Advertisement

Cryptography from Learning Parity with Noise

  • Krzysztof Pietrzak
Conference paper
Part of the Lecture Notes in Computer Science book series (LNCS, volume 7147)

Abstract

The Learning Parity with Noise (LPN) problem has recently found many applications in cryptography as the hardness assumption underlying the constructions of “provably secure” cryptographic schemes like encryption or authentication protocols. Being provably secure means that the scheme comes with a proof showing that the existence of an efficient adversary against the scheme implies that the underlying hardness assumption is wrong.

LPN based schemes are appealing for theoretical and practical reasons. On the theoretical side, LPN based schemes offer a very strong security guarantee. The LPN problem is equivalent to the problem of decoding random linear codes, a problem that has been extensively studied in the last half century. The fastest known algorithms run in exponential time and unlike most number-theoretic problems used in cryptography, the LPN problem does not succumb to known quantum algorithms. On the practical side, LPN based schemes are often extremely simple and efficient in terms of code-size as well as time and space requirements. This makes them prime candidates for light-weight devices like RFID tags, which are too weak to implement standard cryptographic primitives like the AES block-cipher.

This talk will be a gentle introduction to provable security using simple LPN based schemes as examples. Starting from pseudorandom generators and symmetric key encryption, over secret-key authentication protocols, and, if time admits, touching on recent constructions of public-key identification, commitments and zero-knowledge proofs.

Keywords

Message Authentication Code Commitment Scheme Pseudorandom Generator Learn Parity Random Linear Code 
These keywords were added by machine and not by the authors. This process is experimental and the keywords may be updated as the learning algorithm improves.

Preview

Unable to display preview. Download preview PDF.

Unable to display preview. Download preview PDF.

References

  1. 1.
    Applebaum, B., Barak, B., Wigderson, A.: Public-key cryptography from different assumptions. In: Schulman, L.J. (ed.) 42nd ACM STOC, pp. 171–180. ACM Press (2010)Google Scholar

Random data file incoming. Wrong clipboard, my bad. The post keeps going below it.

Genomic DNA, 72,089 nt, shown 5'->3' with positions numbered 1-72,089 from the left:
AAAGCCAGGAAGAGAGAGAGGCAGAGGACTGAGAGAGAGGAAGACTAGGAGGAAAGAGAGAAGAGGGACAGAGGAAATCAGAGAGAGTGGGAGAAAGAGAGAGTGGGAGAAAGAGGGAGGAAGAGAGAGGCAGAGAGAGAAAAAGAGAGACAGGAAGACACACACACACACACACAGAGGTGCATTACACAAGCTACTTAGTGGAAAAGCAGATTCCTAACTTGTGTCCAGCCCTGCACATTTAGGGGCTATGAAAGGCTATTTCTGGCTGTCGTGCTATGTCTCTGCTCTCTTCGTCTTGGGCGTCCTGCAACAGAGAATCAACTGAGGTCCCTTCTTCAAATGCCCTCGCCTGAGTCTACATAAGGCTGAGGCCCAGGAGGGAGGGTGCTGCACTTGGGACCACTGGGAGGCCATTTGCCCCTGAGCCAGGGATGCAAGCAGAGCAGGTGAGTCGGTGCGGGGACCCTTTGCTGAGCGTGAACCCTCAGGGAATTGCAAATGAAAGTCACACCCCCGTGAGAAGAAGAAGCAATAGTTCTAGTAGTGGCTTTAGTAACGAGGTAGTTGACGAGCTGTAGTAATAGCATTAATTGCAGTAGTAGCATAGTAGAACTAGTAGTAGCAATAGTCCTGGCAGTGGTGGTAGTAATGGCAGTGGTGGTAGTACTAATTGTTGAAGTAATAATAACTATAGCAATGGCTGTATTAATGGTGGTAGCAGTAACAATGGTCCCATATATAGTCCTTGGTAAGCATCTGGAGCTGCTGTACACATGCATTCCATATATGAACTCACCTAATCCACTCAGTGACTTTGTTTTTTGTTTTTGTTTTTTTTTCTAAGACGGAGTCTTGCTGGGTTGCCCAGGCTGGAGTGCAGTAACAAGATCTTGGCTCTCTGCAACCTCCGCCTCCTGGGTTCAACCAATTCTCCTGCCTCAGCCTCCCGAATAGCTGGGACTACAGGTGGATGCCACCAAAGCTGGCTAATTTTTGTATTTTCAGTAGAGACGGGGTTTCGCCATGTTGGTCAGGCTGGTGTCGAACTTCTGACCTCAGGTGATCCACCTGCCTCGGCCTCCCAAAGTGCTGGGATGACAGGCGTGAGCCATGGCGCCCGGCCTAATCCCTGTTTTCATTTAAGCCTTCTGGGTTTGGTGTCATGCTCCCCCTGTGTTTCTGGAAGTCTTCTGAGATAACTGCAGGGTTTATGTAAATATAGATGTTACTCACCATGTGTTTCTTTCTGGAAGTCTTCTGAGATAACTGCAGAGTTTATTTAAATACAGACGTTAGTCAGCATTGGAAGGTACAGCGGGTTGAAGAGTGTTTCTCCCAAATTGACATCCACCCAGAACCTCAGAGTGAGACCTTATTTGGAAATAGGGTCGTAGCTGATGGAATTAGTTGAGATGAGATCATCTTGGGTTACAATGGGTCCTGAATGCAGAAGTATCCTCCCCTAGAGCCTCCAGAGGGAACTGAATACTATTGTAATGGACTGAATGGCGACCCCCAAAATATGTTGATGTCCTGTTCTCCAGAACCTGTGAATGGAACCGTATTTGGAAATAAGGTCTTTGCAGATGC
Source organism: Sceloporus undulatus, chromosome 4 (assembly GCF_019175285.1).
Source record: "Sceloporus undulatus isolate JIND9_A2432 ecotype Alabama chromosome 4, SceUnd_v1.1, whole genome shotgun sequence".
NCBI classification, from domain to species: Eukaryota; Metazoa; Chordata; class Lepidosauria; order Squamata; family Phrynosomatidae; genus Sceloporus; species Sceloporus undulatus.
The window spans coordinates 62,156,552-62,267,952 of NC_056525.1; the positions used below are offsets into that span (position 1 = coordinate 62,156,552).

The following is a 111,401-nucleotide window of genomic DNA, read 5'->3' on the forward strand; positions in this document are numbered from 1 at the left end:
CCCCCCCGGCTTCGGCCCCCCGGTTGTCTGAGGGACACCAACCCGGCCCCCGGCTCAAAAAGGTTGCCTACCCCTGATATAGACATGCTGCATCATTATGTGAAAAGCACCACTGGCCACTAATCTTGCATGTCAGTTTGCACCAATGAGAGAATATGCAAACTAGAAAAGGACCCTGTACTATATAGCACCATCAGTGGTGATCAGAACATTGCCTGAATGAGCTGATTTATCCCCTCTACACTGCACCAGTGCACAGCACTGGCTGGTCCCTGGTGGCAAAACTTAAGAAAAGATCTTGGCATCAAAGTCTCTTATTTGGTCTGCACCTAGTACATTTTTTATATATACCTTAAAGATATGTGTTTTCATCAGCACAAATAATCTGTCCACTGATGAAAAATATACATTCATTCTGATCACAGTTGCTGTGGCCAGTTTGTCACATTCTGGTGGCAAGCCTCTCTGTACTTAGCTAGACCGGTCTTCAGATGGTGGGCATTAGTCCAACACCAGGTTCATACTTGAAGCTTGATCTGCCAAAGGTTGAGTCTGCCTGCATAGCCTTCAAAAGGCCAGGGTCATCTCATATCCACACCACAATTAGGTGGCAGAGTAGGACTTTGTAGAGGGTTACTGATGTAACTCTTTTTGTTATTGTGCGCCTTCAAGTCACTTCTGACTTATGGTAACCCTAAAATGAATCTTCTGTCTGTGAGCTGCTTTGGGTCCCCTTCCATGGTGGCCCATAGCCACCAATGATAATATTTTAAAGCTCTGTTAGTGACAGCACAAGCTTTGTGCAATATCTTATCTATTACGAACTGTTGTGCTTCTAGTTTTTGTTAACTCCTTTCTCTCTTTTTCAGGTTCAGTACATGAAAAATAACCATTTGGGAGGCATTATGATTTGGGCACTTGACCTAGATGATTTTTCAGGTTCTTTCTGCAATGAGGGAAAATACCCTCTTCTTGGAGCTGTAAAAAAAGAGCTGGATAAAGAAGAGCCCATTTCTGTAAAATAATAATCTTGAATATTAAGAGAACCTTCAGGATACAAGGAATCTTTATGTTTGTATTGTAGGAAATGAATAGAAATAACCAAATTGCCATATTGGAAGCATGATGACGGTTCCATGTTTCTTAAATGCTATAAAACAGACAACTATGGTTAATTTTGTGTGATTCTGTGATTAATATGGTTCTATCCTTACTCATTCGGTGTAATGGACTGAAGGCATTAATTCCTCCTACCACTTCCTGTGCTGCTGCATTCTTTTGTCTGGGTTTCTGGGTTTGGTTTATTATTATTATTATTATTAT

2. 2.
    Applebaum, B., Cash, D., Peikert, C., Sahai, A.: Fast Cryptographic Primitives and Circular-Secure Encryption Based on Hard Learning Problems. In: Halevi, S. (ed.) CRYPTO 2009. LNCS, vol. 5677, pp. 595–618. Springer, Heidelberg (2009)CrossRefGoogle Scholar
  3. 3.
    Arora, S., Ge, R.: New Algorithms for Learning in Presence of Errors. In: Aceto, L., Henzinger, M., Sgall, J. (eds.) ICALP 2011, Part I. LNCS, vol. 6755, pp. 403–415. Springer, Heidelberg (2011)CrossRefGoogle Scholar
  4. 4.
    Alekhnovich, M.: More on average case vs approximation complexity. In: 44th FOCS, pp. 298–307. IEEE Computer Society Press (2003)Google Scholar
  5. 5.
    Blum, A., Furst, M.L., Kearns, M.J., Lipton, R.J.: Cryptographic Primitives Based on Hard Learning Problems. In: Stinson, D.R. (ed.) CRYPTO 1993. LNCS, vol. 773, pp. 278–291. Springer, Heidelberg (1994)CrossRefGoogle Scholar
  6. 6.
    Blum, A., Adam Kalai, A., Wasserman, H.: Noise-tolerant learning, the parity problem, and the statistical query model. J. ACM 50(4), 506–519 (2003)MathSciNetCrossRefzbMATHGoogle Scholar
  7. 7.
    Berlekamp, E.R., McEliece, R.J., van Tilborg, H.C.A.: On the inherent intractability of certain coding problems. IEEE Trans. Information Theory IT-24(3), 384–386 (1978)MathSciNetCrossRefzbMATHGoogle Scholar
  8. 8.
    Banerjee, A., Peikert, C., Rosen, A.: Pseudorandom functions and lattices. Cryptology ePrint Archive, Report 2011/401 (2011), http://eprint.iacr.org/
  9. 9.
    Bellare, M., Rogaway, P.: Random oracles are practical: A paradigm for designing efficient protocols. In: Ashby, V. (ed.) ACM CCS 1993, pp. 62–73. ACM Press (1993)Google Scholar
  10. 10.
    Cash, D., Hofheinz, D., Kiltz, E., Peikert, C.: Bonsai Trees, or How to Delegate a Lattice Basis. In: Gilbert, H. (ed.) EUROCRYPT 2010. LNCS, vol. 6110, pp. 523–552. Springer, Heidelberg (2010)CrossRefGoogle Scholar
  11. 11.
    Cash, D., Kiltz, E., Shoup, V.: The Twin Diffie-Hellman Problem and Applications. In: Smart, N.P. (ed.) EUROCRYPT 2008. LNCS, vol. 4965, pp. 127–145. Springer, Heidelberg (2008)CrossRefGoogle Scholar
  12. 12.
    Coppersmith, D.: Rapid multiplication of rectangular matrices. SIAM J. Comput. 11(3), 467–471 (1982)MathSciNetCrossRefzbMATHGoogle Scholar
  13. 13.
    Dodis, Y., Kiltz, E., Pietrzak, K., Wichs, D.: Message authentication, revisited (manuscript, 2011)Google Scholar
  14. 14.
    ElGamal, T.: A public key cryptosystem and a signature scheme based on discrete logarithms. IEEE Transactions on Information Theory 31, 469–472 (1985)MathSciNetCrossRefzbMATHGoogle Scholar
  15. 15.
    Feldman, V., Gopalan, P., Khot, S., Ponnuswami, A.K.: New results for learning noisy parities and halfspaces. In: 47th FOCS, pp. 563–574. IEEE Computer Society Press (2006)Google Scholar
  16. 16.
    Gentry, C.: Fully homomorphic encryption using ideal lattices. In: Mitzenmacher, M. (ed.) 41st ACM STOC, pp. 169–178. ACM Press (2009)Google Scholar
  17. 17.
    Goldreich, O., Goldwasser, S., Micali, S.: How to construct random functions. Journal of the ACM 33, 792–807 (1986)MathSciNetCrossRefzbMATHGoogle Scholar
  18. 18.
    Goldwasser, S., Kalai, Y.T., Peikert, C., Vaikuntanathan, V.: Robustness of the learning with errors assumption. In: ICS, pp. 230–240 (2010)Google Scholar
  19. 19.
    Goldwasser, S., Micali, S., Rackoff, C.: The knowledge complexity of interactive proof systems. SIAM Journal on Computing 18(1), 186–208 (1989)MathSciNetCrossRefzbMATHGoogle Scholar
  20. 20.